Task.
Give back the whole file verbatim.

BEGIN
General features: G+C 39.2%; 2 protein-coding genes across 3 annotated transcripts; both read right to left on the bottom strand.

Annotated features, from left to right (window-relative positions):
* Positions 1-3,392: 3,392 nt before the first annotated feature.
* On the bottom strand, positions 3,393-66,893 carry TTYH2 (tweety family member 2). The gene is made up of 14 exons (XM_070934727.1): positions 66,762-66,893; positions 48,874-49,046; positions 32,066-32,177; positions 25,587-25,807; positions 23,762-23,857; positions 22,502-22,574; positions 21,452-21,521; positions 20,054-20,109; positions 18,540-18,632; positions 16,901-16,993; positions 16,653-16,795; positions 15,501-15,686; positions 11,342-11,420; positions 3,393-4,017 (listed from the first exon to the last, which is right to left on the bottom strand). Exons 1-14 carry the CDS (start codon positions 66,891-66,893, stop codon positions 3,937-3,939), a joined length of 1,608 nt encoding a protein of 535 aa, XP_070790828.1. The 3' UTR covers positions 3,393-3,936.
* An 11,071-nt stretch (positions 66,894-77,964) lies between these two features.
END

General features: G+C 39.2%; 2 protein-coding genes across 3 annotated transcripts; both read right to left on the bottom strand.

Annotated features, from left to right (window-relative positions):
* Positions 1-3,392: 3,392 nt before the first annotated feature.
* On the bottom strand, positions 3,393-66,893 carry TTYH2 (tweety family member 2). The gene is made up of 14 exons (XM_070934727.1): positions 66,762-66,893; positions 48,874-49,046; positions 32,066-32,177; positions 25,587-25,807; positions 23,762-23,857; positions 22,502-22,574; positions 21,452-21,521; positions 20,054-20,109; positions 18,540-18,632; positions 16,901-16,993; positions 16,653-16,795; positions 15,501-15,686; positions 11,342-11,420; positions 3,393-4,017 (listed from the first exon to the last, which is right to left on the bottom strand). Exons 1-14 carry the CDS (start codon positions 66,891-66,893, stop codon positions 3,937-3,939), a joined length of 1,608 nt encoding a protein of 535 aa, XP_070790828.1. The 3' UTR covers positions 3,393-3,936.
* An 11,071-nt stretch (positions 66,894-77,964) lies between these two features.